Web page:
Real Power: Volcano Puts Human Power in Perspective

 

Hat tip Power Line blog for pointing to an excellent eight-minute video on the massive volcanic eruption in Tonga. Tonga is a nation of islands, administratively organized into five groups. The northernmost group includes two small islands, Hunga Tonga and Hunga Ha’apai, that are really the surface evidence of a large volcano. They mark two points on the rim of the caldera. The latest and largest eruption in a very long time was captured on a Japanese and an American satellite, as well as by live phone video before the collapse of international communications. This eruption resulted in measurable increased water on the continental U.S. West Coast, with surges of 1 to 2 feet over 5,000 miles away from the source. The longer-term effect, depending on just how much ash is ejected high into the atmosphere, may be global temperature change for a year or more.

Steven Hayward at Power Line pointed out the potential physical and political/cultural effect:

One thing I am wondering is whether the ash clouds from this eruption will compare closely with the Mount Pinatubo eruption of 1991, whose immense ash cloud hung in the atmosphere such that it depressed global temperatures by about a full degree for 18 months or so. I’ve seen speculation that it might, and if so it will roil the climate change debate.

Scott Manley provides an excellent explanatory video, worth eight minutes of your time. The images of the shock wave and the massive smoke and ash cloud are truly impressive, putting human power and technology in perspective. The energy released was far beyond the most massive explosive we have ever created.

Here is the view from Australia:
https://youtu.be/MVMu3UmkBTE

The New Zealand Herald reports the eruption is likely a once in a millennium event:

[Auckland University volcanologist] Dr Cronin said the Hunga eruption was a one-in-1000-year event.

Radiocarbon dating suggested one major eruption of this scale occurred about AD1100 and another in AD200, he said.

“This, along with other data from the volcanic ash records, suggests a recurrence interval of 900 to 1000 years for very large eruptions at the volcano.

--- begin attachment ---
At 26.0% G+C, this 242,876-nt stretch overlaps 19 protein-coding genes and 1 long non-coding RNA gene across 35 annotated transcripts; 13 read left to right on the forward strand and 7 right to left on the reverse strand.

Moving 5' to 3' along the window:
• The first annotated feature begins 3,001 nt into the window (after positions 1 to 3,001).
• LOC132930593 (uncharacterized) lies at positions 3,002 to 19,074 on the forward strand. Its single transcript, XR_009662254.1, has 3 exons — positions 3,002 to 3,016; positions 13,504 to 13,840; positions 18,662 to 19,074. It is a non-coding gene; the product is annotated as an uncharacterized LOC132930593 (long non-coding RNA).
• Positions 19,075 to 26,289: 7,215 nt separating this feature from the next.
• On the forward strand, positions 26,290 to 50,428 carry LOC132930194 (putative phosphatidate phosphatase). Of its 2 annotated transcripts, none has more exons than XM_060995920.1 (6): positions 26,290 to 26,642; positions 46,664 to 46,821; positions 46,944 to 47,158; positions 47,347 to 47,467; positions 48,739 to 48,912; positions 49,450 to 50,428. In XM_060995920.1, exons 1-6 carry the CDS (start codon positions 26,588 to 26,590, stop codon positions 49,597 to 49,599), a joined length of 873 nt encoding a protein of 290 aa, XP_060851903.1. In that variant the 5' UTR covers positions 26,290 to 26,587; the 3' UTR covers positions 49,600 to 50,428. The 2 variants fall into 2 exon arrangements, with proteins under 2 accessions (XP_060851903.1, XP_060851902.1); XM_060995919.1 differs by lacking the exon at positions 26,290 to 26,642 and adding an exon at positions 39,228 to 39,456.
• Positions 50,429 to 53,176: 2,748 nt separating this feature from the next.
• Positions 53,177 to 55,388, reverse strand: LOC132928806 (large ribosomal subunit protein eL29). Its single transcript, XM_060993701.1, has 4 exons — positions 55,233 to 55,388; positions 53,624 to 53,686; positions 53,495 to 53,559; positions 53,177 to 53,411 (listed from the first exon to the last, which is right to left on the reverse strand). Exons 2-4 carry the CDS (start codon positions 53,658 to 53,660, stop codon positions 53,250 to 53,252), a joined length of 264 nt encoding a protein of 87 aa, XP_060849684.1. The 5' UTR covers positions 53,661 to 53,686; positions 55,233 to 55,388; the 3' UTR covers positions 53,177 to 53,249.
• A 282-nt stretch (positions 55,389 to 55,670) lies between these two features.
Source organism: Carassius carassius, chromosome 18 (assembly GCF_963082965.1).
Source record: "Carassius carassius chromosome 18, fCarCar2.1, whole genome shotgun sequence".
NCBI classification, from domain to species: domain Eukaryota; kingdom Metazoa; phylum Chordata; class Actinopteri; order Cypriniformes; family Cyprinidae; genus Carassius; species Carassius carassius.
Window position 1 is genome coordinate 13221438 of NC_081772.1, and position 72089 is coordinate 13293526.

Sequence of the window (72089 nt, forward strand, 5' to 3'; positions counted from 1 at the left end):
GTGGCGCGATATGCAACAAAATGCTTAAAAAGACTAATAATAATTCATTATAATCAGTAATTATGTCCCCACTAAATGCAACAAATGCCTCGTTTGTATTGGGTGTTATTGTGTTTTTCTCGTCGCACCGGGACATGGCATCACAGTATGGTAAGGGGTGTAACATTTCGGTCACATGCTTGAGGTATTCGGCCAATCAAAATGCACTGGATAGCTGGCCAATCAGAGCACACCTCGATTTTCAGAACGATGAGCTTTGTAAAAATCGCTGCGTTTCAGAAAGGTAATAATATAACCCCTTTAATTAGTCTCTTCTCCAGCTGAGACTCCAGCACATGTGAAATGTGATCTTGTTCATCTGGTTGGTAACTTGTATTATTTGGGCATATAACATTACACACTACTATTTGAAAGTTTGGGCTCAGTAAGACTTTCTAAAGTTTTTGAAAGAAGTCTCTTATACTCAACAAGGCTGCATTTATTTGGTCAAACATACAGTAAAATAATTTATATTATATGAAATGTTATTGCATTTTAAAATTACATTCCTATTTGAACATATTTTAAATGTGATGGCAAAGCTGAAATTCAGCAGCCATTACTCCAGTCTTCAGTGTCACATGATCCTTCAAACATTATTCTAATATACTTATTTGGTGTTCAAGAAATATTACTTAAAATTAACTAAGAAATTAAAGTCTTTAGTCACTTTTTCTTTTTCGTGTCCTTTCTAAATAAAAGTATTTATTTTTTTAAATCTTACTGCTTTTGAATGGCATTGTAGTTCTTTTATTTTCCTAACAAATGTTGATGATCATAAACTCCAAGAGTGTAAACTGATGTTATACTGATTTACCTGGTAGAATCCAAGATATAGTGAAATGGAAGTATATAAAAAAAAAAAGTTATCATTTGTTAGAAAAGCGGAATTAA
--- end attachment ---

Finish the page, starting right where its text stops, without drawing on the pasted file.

“The current eruption seems to be one of these large events which fits with the timing since the last of these in [circa] AD1100.”

This latest display of the earth’s power, quite apart from human endeavor and impervious to human intervention, calls to mind the psalmist’s observation around 3,000 years ago:

When I consider thy heavens, the work of thy fingers, the moon and the stars, which thou hast ordained;

What is man, that thou art mindful of him? and the son of man, that thou visitest him?

— Psalm 8: 3-4 KJV

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  1. RightAngles Member
    RightAngles
    @RightAngles

    Wow! But it  won’t roil the climate change debate. Those people are impervious to logic or any data that conflicts with their narrative. They’ll find a hundred and one ways to explain a thing if they have to. Empty shelves due to Biden’s stupid policies? Don’t be dense, you racist, it’s Climate Change!  

    • #1
  2. Flicker Coolidge
    Flicker
    @Flicker

    RightAngles (View Comment):

    Wow! But it won’t roil the climate change debate. Those people are impervious to logic or any data that conflicts with their narrative. They’ll find a hundred and one ways to explain a thing if they have to. Empty shelves due to Biden’s stupid policies? Don’t be dense, you racist, it’s Climate Change!

    It’s quite simple really.  IANAC, but climatologically speaking, the warmer the air gets, the lighter it is (per cu. in.).  All this atmospheric warming has made the atmosphere so light that it doesn’t weigh enough to hold down the volcanos anymore.  Thus, kaboom.  It’s all Trump’s fault.

    • #2
  3. RightAngles Member
    RightAngles
    @RightAngles

    Flicker (View Comment):

    RightAngles (View Comment):

    Wow! But it won’t roil the climate change debate. Those people are impervious to logic or any data that conflicts with their narrative. They’ll find a hundred and one ways to explain a thing if they have to. Empty shelves due to Biden’s stupid policies? Don’t be dense, you racist, it’s Climate Change!

    It’s quite simple really. IANAC, but climatologically speaking, the warmer the air gets, the lighter it is (per cu. in.). All this atmospheric warming has made the atmosphere so light that it doesn’t weigh enough to hold down the volcanos anymore. Thus, kaboom. It’s all Trump’s fault.

    I knew it!

    • #3
  4. CACrabtree Coolidge
    CACrabtree
    @CACrabtree

    RightAngles (View Comment):

    Flicker (View Comment):

    RightAngles (View Comment):

    Wow! But it won’t roil the climate change debate. Those people are impervious to logic or any data that conflicts with their narrative. They’ll find a hundred and one ways to explain a thing if they have to. Empty shelves due to Biden’s stupid policies? Don’t be dense, you racist, it’s Climate Change!